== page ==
Article for St. Catharines Standard newspaper by Peter Youngren.
Tomorrow is Sunday, and many congregants will hear the words stated in the headline. Some pastors use this greeting as they welcome people on the front steps of the church building, and some use it as an opener for the Sunday worship.
Christianity can trace its history to a Savior born in a stable, crucified on a hill just outside the city, and ascending to heaven from a mountain. For the first two hundred years apostles and preachers conducted their services in market places, on the streets, in caves, on ships, and in the homes of their converts. There was no building called “church”, or “the house of God”, such a thought was anathema to their understanding of the Good News they had received from Jesus.
What happened? How did these two words, church and building, become so intertwined that we automatically equate the two? For many being a Christian in good standing means a weekly visit to the building referred to as the church.
Now grant it, Canada’s climate doesn’t lend itself to year around worship in the outdoors. I’m filing this article from Singapore, and frankly the humidity and heat here makes me grateful for air-conditioned buildings. My point is not about buildings, but about the annoying habit of Christians, to call a building “the house of God”.
It is deeply engrained indeed! Many think they go to church to meet God, as if He hung around the building waiting for our weekly appearance. Some even dress up; you certainly want to look your best for the Almighty.
When Christianity started it was the only religion in the world that had no “sacred areas,” no “holy” buildings. Jesus and the apostles were surrounded by religions, Jewish and Greco-Roman, that all had their sacred territories; synagogues, temples, shrines and offering places. Yet, they saw no need for these. Theirs was a message for all, preached by untrained common people, in everyday places.
By the third century Christians had began conducting worship services in cemeteries, where a martyr or an especially committed believer was buried. Soon these burial places were considered sacred. Add another hundred years and now Christianity wanted the same respectability as other religions, and to have that, you needed buildings – “holy buildings” – the kind of places you approach with reverence, and once inside you speak only in a hushed tone. Once Helen, mother of the Roman emperor Constantine, returned from the “holy land”, the concept of church buildings took off. Splinters of the cross of Jesus, and bones of dead “holy people” were spread all over Europe, and each bone fragment and splinter needed a building, and it was holy in the minds of the people. Add another seventeen hundred years and today we find ourselves with many more layers of tradition.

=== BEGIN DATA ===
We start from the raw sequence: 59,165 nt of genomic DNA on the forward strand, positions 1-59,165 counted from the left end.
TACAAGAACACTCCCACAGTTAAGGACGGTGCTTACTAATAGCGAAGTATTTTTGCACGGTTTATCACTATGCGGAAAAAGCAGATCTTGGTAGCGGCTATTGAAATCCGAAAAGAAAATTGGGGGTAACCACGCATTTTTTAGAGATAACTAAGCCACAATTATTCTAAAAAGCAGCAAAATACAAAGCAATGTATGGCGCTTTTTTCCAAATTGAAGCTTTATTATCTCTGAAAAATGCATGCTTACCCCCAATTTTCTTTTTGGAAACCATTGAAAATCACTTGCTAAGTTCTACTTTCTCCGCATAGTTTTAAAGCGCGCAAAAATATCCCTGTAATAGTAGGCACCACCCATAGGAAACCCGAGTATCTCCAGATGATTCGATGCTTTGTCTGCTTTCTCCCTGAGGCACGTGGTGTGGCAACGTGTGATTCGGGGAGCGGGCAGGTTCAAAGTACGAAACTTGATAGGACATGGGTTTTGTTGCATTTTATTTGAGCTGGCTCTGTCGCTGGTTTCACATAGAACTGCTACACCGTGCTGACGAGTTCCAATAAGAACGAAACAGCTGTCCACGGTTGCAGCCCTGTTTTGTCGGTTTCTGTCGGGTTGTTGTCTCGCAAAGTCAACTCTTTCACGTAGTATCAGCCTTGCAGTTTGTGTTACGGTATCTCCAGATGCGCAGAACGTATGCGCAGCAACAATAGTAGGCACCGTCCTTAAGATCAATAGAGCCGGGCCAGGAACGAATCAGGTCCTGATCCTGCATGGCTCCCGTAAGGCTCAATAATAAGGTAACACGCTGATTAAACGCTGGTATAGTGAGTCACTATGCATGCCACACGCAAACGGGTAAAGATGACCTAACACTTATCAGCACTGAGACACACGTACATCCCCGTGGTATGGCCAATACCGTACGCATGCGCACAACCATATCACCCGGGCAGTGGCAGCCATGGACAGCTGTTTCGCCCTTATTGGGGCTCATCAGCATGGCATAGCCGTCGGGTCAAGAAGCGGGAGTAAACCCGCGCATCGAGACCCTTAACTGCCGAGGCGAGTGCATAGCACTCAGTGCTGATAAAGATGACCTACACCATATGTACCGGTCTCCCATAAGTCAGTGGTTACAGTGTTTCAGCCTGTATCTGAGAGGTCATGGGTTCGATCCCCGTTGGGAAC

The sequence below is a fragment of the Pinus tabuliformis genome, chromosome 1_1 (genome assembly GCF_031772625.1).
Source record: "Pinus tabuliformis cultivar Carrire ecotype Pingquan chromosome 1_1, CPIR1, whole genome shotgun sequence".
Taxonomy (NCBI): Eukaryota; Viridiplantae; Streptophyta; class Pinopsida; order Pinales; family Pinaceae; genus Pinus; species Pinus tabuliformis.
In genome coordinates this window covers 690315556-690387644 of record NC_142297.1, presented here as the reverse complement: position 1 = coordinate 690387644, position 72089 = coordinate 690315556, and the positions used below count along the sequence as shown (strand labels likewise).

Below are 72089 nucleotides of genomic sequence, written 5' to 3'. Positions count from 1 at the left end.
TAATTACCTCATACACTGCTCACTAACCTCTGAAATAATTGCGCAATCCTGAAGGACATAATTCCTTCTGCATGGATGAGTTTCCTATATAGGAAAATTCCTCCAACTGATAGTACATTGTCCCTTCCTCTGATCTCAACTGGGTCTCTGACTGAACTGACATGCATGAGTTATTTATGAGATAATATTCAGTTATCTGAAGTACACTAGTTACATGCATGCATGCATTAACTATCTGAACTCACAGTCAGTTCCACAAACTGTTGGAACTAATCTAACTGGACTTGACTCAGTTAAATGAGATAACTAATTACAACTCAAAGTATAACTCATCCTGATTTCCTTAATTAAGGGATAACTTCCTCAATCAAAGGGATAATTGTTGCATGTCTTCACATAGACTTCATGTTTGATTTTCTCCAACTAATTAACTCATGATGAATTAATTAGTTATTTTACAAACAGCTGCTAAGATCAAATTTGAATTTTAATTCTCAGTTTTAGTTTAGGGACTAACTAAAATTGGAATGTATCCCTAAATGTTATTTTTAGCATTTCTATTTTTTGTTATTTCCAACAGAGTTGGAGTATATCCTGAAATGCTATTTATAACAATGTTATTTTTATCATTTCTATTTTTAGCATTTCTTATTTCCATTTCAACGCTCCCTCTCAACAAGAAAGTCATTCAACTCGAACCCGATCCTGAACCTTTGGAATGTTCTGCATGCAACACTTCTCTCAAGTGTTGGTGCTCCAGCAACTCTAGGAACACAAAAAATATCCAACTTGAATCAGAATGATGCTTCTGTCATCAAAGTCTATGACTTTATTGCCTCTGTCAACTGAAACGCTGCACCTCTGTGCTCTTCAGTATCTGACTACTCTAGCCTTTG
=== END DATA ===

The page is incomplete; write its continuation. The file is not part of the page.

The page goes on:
Jesus and the apostles taught that God lives in people, not buildings; we are temples where God’s Spirit dwells. We don’t go anywhere to meet God. Why would we, since God lives in us? The meetings Christians have on Sundays are not people going to church; it is the church (the people) going to the building. The meeting place isn’t a sanctuary; it is an auditorium. We are the sanctuary. That puts a different spin to the expression “no coffee in the sanctuary”. I put at least one large cup in my sanctuary every morning.
What’s the big deal? If we think a church is synonymous with a building we stifle our understanding. Whether Jesus talked to the devoutly religious Pharisees or to a five times divorced, now living common-law woman, his message was the same; something has to happen in you. God’s life is expressed in people, not in buildings. God is in people, not in real estate.
We call that Gospel, the Good News that God, through Jesus, has come to live in people. Imagine you can be the house of God.